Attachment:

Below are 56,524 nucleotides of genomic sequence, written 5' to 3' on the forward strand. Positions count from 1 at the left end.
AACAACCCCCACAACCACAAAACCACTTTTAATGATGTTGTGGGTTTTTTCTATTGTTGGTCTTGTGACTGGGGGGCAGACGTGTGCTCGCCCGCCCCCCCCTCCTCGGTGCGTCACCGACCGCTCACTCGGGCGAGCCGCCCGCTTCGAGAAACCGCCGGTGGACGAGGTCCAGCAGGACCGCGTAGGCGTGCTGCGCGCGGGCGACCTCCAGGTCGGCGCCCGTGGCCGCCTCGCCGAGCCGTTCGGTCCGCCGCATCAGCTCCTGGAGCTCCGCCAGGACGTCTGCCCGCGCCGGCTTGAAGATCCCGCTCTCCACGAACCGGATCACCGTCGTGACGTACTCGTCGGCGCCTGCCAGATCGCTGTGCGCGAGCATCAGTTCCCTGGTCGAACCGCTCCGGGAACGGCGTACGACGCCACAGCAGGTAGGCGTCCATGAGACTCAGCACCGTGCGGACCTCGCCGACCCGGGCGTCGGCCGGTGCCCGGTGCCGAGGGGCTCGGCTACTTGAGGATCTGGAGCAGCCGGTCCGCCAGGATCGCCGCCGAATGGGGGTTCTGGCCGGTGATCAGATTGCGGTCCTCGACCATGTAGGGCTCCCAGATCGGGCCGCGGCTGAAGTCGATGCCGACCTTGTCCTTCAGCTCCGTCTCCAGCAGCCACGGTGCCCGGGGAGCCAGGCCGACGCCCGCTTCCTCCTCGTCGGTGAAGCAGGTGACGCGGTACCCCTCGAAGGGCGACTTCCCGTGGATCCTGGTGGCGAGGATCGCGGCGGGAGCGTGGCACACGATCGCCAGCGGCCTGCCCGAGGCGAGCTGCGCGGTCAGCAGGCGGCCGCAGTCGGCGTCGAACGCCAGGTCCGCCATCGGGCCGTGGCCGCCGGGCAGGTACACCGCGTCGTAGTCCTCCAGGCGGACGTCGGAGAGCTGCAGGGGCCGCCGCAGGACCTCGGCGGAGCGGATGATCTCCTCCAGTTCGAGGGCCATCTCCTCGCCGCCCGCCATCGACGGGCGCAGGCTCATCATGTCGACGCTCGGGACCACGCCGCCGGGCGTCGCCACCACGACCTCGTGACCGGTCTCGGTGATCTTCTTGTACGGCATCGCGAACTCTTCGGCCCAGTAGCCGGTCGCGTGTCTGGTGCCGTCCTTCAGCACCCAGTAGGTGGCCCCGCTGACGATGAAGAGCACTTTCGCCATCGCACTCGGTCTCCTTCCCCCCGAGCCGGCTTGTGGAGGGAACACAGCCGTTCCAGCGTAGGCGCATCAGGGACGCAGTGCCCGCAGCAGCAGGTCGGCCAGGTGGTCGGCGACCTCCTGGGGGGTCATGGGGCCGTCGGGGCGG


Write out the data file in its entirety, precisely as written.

Below are 56,524 nucleotides of genomic sequence, written 5' to 3' on the forward strand. Positions count from 1 at the left end.
AACAACCCCCACAACCACAAAACCACTTTTAATGATGTTGTGGGTTTTTTCTATTGTTGGTCTTGTGACTGGGGGGCAGACGTGTGCTCGCCCGCCCCCCCCTCCTCGGTGCGTCACCGACCGCTCACTCGGGCGAGCCGCCCGCTTCGAGAAACCGCCGGTGGACGAGGTCCAGCAGGACCGCGTAGGCGTGCTGCGCGCGGGCGACCTCCAGGTCGGCGCCCGTGGCCGCCTCGCCGAGCCGTTCGGTCCGCCGCATCAGCTCCTGGAGCTCCGCCAGGACGTCTGCCCGCGCCGGCTTGAAGATCCCGCTCTCCACGAACCGGATCACCGTCGTGACGTACTCGTCGGCGCCTGCCAGATCGCTGTGCGCGAGCATCAGTTCCCTGGTCGAACCGCTCCGGGAACGGCGTACGACGCCACAGCAGGTAGGCGTCCATGAGACTCAGCACCGTGCGGACCTCGCCGACCCGGGCGTCGGCCGGTGCCCGGTGCCGAGGGGCTCGGCTACTTGAGGATCTGGAGCAGCCGGTCCGCCAGGATCGCCGCCGAATGGGGGTTCTGGCCGGTGATCAGATTGCGGTCCTCGACCATGTAGGGCTCCCAGATCGGGCCGCGGCTGAAGTCGATGCCGACCTTGTCCTTCAGCTCCGTCTCCAGCAGCCACGGTGCCCGGGGAGCCAGGCCGACGCCCGCTTCCTCCTCGTCGGTGAAGCAGGTGACGCGGTACCCCTCGAAGGGCGACTTCCCGTGGATCCTGGTGGCGAGGATCGCGGCGGGAGCGTGGCACACGATCGCCAGCGGCCTGCCCGAGGCGAGCTGCGCGGTCAGCAGGCGGCCGCAGTCGGCGTCGAACGCCAGGTCCGCCATCGGGCCGTGGCCGCCGGGCAGGTACACCGCGTCGTAGTCCTCCAGGCGGACGTCGGAGAGCTGCAGGGGCCGCCGCAGGACCTCGGCGGAGCGGATGATCTCCTCCAGTTCGAGGGCCATCTCCTCGCCGCCCGCCATCGACGGGCGCAGGCTCATCATGTCGACGCTCGGGACCACGCCGCCGGGCGTCGCCACCACGACCTCGTGACCGGTCTCGGTGATCTTCTTGTACGGCATCGCGAACTCTTCGGCCCAGTAGCCGGTCGCGTGTCTGGTGCCGTCCTTCAGCACCCAGTAGGTGGCCCCGCTGACGATGAAGAGCACTTTCGCCATCGCACTCGGTCTCCTTCCCCCCGAGCCGGCTTGTGGAGGGAACACAGCCGTTCCAGCGTAGGCGCATCAGGGACGCAGTGCCCGCAGCAGCAGGTCGGCCAGGTGGTCGGCGACCTCCTGGGGGGTCATGGGGCCGTCGGGGCGG